Here’s something municipal HR managers need to pay close attention to: a job description and a job posting are different from one another.
Yes, we just said that. These two are not the same. Well, let’s find out why they aren’t the same and what makes them different from one another.
A job description is a technical document that details some top-tier qualities, such as competencies, abilities, and compliance. You cannot have a fair and equitable work environment unless you have clear job descriptions.
A job posting is a much simpler document. It’s simply the information that goes on Logojo. It’s what outlines to the municipal job seeker the minimum qualifications they need to have to be eligible to apply for the job. It also tells them what they need to highlight on their resume. They’re a marketing document.
All of this matters because job posting don’t have every piece of information that makes up the entire job.
If you get that job description right, you will attract the best of the best. It is the backbone of recruiting and HR practices.
The job description will provide a clear understanding of what a person is required to do. This give the municipal manager the perfect handbook that helps them assess a person’s performance. It will also help municipal employers to identify issues, such as employee training gaps, comply with legislation around employee standards, compensation, and career pathing.
Again, the job posting is a very small part of this.
A job description is more like a look inside someone’s secret safe. Sometimes municipalities may not even have highlighted job descriptions. They may simply be relying on material that was prepared decades ago. It’s important that municipal managers remember to update these job descriptions, so they aren’t dated and address all workfield trending issues.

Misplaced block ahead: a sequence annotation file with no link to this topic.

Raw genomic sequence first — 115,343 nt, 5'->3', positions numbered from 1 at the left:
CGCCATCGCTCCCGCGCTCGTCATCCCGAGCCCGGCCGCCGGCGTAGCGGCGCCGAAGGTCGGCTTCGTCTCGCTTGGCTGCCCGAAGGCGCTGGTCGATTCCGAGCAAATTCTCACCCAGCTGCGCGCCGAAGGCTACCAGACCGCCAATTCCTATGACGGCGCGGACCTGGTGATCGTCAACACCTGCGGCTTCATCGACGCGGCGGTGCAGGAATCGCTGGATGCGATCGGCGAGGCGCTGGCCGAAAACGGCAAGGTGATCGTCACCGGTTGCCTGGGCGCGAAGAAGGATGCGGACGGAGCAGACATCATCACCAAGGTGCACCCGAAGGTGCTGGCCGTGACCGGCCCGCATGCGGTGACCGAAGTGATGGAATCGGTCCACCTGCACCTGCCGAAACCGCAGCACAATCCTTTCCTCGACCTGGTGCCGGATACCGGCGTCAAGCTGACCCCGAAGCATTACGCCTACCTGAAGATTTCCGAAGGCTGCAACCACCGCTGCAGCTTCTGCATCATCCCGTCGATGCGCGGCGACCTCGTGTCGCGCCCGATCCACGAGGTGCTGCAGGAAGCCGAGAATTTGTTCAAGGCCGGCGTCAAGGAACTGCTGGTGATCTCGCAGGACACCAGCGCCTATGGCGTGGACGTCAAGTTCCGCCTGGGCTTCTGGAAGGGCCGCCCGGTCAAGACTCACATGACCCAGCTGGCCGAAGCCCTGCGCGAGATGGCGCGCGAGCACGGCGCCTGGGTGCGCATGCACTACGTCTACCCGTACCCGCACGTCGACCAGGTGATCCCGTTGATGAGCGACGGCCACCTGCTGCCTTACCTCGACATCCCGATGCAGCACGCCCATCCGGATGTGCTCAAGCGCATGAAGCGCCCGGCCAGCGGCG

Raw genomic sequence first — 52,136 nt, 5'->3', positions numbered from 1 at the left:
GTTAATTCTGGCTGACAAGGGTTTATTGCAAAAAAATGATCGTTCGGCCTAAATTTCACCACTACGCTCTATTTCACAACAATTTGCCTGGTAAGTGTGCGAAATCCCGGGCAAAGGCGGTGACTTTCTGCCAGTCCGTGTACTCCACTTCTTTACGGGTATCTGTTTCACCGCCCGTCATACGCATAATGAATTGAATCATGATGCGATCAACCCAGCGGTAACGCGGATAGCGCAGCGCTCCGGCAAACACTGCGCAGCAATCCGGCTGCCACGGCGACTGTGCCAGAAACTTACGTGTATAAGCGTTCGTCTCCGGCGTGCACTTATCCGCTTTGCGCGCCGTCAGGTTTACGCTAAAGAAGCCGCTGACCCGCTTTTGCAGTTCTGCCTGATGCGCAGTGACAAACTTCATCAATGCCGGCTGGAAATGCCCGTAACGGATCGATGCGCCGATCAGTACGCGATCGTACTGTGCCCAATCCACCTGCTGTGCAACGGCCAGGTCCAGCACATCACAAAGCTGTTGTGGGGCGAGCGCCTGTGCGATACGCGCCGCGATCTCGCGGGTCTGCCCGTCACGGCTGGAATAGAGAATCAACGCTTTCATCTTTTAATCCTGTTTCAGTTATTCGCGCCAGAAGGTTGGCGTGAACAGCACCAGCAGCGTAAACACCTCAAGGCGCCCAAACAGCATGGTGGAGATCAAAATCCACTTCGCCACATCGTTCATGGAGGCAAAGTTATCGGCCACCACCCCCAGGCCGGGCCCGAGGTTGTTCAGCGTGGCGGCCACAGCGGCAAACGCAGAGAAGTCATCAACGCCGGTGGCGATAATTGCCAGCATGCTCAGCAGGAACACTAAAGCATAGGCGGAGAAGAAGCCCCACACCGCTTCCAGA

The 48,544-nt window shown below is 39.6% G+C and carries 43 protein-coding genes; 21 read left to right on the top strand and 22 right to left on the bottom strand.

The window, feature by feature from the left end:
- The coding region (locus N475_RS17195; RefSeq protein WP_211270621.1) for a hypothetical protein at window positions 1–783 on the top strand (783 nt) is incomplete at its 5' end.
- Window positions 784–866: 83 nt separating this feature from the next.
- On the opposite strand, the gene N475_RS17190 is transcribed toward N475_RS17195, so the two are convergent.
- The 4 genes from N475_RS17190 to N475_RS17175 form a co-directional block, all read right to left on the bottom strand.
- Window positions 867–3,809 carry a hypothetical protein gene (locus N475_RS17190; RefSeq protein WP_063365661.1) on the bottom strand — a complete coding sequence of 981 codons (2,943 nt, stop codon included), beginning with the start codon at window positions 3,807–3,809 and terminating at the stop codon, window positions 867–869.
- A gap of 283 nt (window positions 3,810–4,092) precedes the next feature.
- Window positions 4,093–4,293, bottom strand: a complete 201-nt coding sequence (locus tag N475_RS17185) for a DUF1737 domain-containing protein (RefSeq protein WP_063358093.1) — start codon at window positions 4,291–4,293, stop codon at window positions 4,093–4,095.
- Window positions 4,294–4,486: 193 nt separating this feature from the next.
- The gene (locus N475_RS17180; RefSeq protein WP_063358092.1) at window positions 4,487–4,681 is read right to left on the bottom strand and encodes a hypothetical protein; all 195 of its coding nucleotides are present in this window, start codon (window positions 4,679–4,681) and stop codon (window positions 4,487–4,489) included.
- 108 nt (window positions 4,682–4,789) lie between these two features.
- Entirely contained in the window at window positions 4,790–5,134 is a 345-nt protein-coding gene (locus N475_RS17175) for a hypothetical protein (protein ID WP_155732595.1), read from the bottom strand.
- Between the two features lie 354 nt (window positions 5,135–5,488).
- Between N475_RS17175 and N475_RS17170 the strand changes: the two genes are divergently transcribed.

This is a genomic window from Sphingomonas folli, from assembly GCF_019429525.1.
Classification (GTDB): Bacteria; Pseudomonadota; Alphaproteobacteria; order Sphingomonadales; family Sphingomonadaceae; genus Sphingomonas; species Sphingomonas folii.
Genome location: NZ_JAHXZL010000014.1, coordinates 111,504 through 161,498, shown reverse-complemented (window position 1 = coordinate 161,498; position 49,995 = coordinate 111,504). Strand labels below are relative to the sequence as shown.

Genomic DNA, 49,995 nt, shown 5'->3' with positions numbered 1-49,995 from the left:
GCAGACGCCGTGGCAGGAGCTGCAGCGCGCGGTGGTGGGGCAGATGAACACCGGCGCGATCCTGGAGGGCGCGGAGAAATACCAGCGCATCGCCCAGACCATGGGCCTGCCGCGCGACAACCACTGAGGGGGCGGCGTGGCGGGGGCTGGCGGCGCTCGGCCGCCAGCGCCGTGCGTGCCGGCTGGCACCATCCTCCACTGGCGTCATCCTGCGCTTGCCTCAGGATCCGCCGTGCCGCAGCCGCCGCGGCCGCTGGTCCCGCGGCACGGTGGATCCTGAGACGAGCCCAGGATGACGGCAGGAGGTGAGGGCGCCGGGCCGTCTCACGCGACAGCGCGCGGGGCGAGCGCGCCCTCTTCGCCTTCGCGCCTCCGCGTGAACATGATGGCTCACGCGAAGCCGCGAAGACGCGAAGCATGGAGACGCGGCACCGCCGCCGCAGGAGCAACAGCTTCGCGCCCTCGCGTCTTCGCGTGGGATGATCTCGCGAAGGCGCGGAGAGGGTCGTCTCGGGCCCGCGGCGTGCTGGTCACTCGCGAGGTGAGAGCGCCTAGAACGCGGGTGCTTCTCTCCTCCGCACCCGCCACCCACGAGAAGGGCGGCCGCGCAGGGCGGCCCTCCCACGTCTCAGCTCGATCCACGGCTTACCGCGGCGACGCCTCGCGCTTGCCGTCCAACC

This is especially true if you’ve budgeted to create a new position. You want to make sure the person you’re hiring delivers exactly what council has approved them for.
The first rule of a job description is answering the question: what is the job?
Go into as much detail as you can. Talk about who reports to whom. Discuss who performs the job if that person isn’t available. Don’t forget to include what “other” responsibilities that candidate may have to perform in addition to what is directly related to their job.
This way, you’re adding to the success of the person you’re employing and not setting them up for failure by not defining precisely what it is they are expected to perform. If you want to remember how it is you’re assessing them, go ahead and add it right there in the job description. Tell them they’re required to fill our assessments every six months.
This way, the employee will remind you themselves! And always keep records of what assessments are performed. If the municipal employee is provided training that enhances their skills and adds to their job description, make sure to update it!